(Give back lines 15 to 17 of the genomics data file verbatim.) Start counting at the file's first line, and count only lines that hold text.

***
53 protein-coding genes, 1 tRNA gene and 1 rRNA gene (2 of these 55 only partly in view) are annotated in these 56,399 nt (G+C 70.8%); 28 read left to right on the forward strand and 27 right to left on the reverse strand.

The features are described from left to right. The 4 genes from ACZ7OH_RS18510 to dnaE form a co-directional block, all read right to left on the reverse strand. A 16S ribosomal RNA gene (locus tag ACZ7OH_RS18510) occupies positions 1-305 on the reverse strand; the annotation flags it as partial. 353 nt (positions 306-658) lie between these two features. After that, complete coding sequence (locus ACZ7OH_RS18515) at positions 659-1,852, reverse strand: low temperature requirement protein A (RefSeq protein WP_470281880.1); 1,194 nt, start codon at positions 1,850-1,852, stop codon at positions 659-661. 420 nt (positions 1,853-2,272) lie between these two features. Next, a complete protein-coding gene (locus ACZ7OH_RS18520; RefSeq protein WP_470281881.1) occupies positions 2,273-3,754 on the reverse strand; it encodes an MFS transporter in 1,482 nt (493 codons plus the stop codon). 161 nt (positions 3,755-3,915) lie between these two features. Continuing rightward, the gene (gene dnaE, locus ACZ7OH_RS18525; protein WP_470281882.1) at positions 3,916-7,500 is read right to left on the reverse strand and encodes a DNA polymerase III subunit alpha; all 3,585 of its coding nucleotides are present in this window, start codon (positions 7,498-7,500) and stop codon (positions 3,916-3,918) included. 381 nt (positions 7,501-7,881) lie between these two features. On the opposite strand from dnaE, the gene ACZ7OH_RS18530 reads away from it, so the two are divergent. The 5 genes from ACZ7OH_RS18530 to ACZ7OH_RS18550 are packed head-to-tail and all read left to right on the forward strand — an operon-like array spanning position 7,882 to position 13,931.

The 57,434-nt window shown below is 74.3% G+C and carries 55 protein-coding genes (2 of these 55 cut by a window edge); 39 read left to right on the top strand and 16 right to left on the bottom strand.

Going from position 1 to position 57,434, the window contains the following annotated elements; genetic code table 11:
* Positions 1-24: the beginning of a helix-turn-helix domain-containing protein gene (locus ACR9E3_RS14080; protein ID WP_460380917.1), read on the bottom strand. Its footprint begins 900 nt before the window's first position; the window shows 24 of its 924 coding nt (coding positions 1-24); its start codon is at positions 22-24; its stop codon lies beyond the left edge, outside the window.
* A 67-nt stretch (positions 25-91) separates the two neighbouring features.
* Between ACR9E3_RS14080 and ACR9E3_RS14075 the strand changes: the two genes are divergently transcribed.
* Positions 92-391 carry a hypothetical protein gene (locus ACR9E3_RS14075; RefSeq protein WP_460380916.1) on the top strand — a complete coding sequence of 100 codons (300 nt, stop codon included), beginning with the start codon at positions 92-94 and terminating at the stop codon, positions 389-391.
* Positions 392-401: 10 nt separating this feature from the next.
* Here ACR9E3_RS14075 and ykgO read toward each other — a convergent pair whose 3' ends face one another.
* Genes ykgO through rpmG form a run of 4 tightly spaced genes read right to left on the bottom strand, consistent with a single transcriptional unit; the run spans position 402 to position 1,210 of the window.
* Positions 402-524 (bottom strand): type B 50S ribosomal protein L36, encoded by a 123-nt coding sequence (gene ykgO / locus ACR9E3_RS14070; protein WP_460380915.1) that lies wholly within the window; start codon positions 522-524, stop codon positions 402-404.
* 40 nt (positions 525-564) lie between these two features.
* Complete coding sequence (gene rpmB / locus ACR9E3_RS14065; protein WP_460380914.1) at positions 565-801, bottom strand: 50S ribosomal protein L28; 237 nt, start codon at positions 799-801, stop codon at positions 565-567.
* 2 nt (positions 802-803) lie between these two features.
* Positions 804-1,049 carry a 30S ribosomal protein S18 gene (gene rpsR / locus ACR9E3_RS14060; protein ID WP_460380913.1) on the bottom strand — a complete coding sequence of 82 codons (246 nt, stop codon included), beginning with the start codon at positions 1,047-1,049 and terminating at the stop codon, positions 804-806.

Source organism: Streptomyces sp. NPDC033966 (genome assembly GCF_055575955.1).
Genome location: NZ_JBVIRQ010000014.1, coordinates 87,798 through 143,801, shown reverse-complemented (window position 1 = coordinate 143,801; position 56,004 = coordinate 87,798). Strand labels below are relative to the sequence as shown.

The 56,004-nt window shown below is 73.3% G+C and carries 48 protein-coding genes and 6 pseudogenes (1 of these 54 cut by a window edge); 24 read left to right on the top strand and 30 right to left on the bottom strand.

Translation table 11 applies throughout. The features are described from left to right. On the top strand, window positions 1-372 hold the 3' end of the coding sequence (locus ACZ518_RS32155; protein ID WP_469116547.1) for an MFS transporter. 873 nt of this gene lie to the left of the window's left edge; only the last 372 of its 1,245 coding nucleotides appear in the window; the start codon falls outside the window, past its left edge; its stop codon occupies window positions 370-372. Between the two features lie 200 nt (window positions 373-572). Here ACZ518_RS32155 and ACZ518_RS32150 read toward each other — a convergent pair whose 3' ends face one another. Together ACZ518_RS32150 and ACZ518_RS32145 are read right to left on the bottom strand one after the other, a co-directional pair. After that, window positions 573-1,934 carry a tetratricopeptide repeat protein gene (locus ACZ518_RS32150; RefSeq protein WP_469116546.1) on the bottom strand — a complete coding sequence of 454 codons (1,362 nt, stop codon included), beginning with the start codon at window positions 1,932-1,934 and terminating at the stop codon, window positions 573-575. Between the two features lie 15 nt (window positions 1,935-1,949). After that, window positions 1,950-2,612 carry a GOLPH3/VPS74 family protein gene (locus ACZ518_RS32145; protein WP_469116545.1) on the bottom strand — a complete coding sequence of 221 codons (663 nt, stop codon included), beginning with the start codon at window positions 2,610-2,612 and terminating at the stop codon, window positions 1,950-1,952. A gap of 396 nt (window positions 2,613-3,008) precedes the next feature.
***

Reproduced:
* 2 nt (positions 802-803) lie between these two features.
* Positions 804-1,049 carry a 30S ribosomal protein S18 gene (gene rpsR / locus ACR9E3_RS14060; protein ID WP_460380913.1) on the bottom strand — a complete coding sequence of 82 codons (246 nt, stop codon included), beginning with the start codon at positions 1,047-1,049 and terminating at the stop codon, positions 804-806.

Source organism: Streptomyces sp. NPDC033966 (genome assembly GCF_055575955.1).